A Los Angeles judge has issued a tentative ruling and ordered the L.A. Unified School District to use student achievement in reviewing instructors.
L.A. County Superior Court Judge James C. Chalfant upheld claims by a group of parents that the district was violating a 40-year-old state law, known as the Stull Act, which requires that teacher evaluations include measures of how well pupils are learning what the state expects them to know each year. The law was amended in 1999 to specifically require the use of state standardized test scores to measure student progress.
But Chalfant did not order the district to use student test scores in evaluations. Which specific measures are used, how they are incorporated into performance reviews, how the different elements are weighted and how administrators are trained in using student performance measures “may well be a matter subject to collective bargaining,” he wrote.
The ruling, while tentative, lends significant legal clout to a growing movement to use student test scores as part of a teacher’s performance review. Several states have begun incorporating them into teacher reviews and the Obama administration is also pushing school districts to use them.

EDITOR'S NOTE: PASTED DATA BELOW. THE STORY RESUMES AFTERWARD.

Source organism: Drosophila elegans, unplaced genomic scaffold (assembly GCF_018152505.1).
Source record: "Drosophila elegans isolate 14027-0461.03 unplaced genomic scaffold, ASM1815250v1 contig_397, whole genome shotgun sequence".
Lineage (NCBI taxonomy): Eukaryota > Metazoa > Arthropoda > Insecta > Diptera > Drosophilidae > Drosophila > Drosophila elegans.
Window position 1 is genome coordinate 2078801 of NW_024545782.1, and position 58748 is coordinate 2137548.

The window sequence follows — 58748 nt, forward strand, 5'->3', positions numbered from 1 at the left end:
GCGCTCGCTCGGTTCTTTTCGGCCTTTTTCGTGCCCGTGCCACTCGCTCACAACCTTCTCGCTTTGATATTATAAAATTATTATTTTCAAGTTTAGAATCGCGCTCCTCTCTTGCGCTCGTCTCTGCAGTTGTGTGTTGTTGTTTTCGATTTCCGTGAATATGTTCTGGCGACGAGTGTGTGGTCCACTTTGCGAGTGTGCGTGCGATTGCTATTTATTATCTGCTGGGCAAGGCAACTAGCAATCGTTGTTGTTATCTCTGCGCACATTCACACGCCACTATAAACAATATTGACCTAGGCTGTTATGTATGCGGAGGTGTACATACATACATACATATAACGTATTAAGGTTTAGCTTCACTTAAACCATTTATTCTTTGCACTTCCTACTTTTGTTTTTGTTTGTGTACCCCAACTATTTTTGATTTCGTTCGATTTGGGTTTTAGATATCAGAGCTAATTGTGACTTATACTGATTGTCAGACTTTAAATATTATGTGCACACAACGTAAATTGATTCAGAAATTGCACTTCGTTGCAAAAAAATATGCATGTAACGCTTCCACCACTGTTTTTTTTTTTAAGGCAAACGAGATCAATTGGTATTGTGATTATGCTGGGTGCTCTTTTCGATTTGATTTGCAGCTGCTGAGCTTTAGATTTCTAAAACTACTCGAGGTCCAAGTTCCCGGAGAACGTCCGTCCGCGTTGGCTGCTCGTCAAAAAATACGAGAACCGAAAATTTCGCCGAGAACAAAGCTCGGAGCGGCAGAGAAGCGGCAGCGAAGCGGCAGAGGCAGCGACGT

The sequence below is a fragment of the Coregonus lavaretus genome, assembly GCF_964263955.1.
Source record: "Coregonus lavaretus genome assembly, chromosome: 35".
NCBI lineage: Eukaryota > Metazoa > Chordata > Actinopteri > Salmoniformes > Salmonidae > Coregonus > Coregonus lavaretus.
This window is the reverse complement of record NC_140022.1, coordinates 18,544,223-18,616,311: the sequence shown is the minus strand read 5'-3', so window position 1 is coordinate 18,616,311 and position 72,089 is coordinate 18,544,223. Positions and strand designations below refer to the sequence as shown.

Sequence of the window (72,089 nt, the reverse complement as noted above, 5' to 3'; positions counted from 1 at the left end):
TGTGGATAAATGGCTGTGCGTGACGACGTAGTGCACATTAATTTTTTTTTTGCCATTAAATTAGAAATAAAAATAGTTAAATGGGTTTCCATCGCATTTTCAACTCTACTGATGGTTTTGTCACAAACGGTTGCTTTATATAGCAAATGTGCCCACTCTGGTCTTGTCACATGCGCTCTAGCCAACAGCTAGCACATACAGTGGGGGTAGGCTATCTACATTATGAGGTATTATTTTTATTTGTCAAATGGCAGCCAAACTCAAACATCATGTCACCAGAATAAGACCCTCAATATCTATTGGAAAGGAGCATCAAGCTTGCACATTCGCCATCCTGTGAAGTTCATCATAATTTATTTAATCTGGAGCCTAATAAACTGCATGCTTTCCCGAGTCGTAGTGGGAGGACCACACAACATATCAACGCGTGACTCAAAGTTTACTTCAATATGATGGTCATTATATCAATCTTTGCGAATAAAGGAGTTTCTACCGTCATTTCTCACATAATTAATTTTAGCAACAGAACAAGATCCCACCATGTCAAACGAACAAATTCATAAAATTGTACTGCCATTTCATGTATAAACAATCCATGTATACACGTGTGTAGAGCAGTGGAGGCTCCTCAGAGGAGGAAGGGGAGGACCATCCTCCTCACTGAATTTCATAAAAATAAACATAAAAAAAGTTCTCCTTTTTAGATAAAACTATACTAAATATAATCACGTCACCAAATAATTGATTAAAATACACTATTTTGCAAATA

“In the ongoing debate about how to reform America’s struggling public schools—where the poor and students of color tend to be concentrated—teachers have been painted as the culprits responsible for students’ poor achievement,” said Julianne Hing, Colorlines.com’s education reporter.
“Using their students’ test scores to gauge whether teachers should keep their jobs is the perfect illustration of this aggression toward teachers. Critics of the overreliance on high-stakes testing say that such a move puts too much weight on unreliable, irrelevant, unfair tests, and that the real roots of our country’s education inequities lie in high rates of poverty and housing segregation, which is leading to the resegregation of U.S. public schools.”